The Art Newspaper: Your new series of monochrome id Paintings are made by applying paint directly to the canvas using your hands, and seem to underpin this show. Are they related to the previous Self Portrait canvases depicting a single black letter “I” in different typefaces?
Mark Wallinger: They grew out of the I paintings in quite a nice, organic way. Last year I moved into this very tall, top-lit new studio and I suppose in a rather Darwinian way I thought, well, let’s order some canvases and take the Self Portrait I paintings up to a sort of Abstract Expressionist scale, and see how that goes.
There’s a more knowing self-examination in the Ego photo piece of your Michelangelo-esque right and left hands.
That’s been on my kitchen wall for a year or so. I like it because it’s knowing about a bunch of things I find interesting. I suppose the notion of the creator or the creative artist and all the rest of it is rather a hubristic thing to begin with, isn’t it? But then I thought, well, it’s a right hand and a left hand so I can do that myself and then it really is like the limits of one’s own existence. I often talk about when you go to the opticians for an eye test and you’re getting down to the bottom line—literally—and you’re asked, “Is this lens better than this one?” And you can’t phone a friend, you are just thrown back on your own senses and there’s really no one but you to consult. In a sense those are the limits to all one’s beliefs about the outside world—and sometimes you do feel alienated from your own body.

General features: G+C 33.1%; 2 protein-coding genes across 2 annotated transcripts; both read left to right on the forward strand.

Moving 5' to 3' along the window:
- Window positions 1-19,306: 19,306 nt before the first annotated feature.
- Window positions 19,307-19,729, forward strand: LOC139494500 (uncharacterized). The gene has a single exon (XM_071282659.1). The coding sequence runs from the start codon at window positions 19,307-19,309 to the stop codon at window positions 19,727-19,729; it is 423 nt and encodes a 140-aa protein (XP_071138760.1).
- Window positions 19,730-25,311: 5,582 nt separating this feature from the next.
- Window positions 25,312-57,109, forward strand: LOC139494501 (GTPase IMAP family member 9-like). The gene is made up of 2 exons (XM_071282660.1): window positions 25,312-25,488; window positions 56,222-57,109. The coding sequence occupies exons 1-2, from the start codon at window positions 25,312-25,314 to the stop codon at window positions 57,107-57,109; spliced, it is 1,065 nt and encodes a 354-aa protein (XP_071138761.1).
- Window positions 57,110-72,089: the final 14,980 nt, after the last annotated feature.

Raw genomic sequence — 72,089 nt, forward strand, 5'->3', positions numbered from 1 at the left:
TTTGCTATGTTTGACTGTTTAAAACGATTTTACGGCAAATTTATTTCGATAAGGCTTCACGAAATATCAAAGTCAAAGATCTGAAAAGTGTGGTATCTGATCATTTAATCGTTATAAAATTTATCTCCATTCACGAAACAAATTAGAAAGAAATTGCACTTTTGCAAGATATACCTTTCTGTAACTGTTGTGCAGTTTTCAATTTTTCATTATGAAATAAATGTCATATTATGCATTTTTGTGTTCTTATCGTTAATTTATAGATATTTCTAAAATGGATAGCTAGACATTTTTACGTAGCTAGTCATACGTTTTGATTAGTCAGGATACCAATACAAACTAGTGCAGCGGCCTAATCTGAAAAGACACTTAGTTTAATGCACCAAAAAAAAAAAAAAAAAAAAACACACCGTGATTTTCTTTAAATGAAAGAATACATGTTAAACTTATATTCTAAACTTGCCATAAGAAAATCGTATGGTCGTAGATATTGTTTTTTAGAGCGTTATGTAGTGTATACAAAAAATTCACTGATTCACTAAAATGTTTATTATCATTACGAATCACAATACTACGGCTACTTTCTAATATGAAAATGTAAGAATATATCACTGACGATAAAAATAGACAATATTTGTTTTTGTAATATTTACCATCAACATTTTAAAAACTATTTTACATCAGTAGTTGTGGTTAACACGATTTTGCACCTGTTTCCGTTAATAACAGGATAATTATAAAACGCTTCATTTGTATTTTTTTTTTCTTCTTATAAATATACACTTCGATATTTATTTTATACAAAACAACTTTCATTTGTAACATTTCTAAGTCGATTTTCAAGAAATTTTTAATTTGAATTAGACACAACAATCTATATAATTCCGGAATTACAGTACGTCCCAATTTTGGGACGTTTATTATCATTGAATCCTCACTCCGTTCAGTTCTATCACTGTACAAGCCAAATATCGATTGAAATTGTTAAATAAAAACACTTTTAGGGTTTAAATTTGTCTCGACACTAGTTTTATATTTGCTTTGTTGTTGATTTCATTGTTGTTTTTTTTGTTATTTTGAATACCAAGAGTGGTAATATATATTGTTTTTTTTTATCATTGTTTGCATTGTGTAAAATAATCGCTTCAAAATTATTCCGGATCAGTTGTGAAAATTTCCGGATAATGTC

On a basic level, you are extending out and up as far as you can with the id Paintings and then reaching inwards with Ego.
Yes, and it’s a bit Vitruvian Man as well, so it’s both Michelangelo and Leonardo. And these [he holds out his hands] are the tools of the trade.
Superego, the rotating, reflective New Scotland Yard Sign has connotations of seeing and being seen at a time when we have never before been so scrutinised but also so anonymous and depersonalised.
You could say that it’s a very knowing piece in terms of its source and in terms of surveillance society and all those tropes that we are familiar with, but actually I think just physically this revolving mirror, which mirrors something above our access to that reflection [the work rotates above eye level], suggests further horizons. I’m hoping that it will give us an almost physical ache about something that’s inaccessible yet which somehow seems to exert a degree of control.
I was thinking of lighthouses: they are multi-mirrored things that send the light out as far as possible. In a sense, this is a reverse of that: it suggests something both repellent and enticing about the kind of scrutiny that’s given justification because people’s security is the first responsibility of government, and all the rest of it.
Two years ago you made the move to Hauser & Wirth after being represented by Anthony Reynolds since the mid 1980s. Is it a very different experience working with such a big, international gallery?
For various reasons I had to move on and Hauser & Wirth have been fantastic to work with. It’s a very close, thorough and supportive working relationship, which has given me absolute freedom to make exactly what I want for this show.
• Mark Wallinger: ID, Hauser & Wirth, London, 26 February-6 May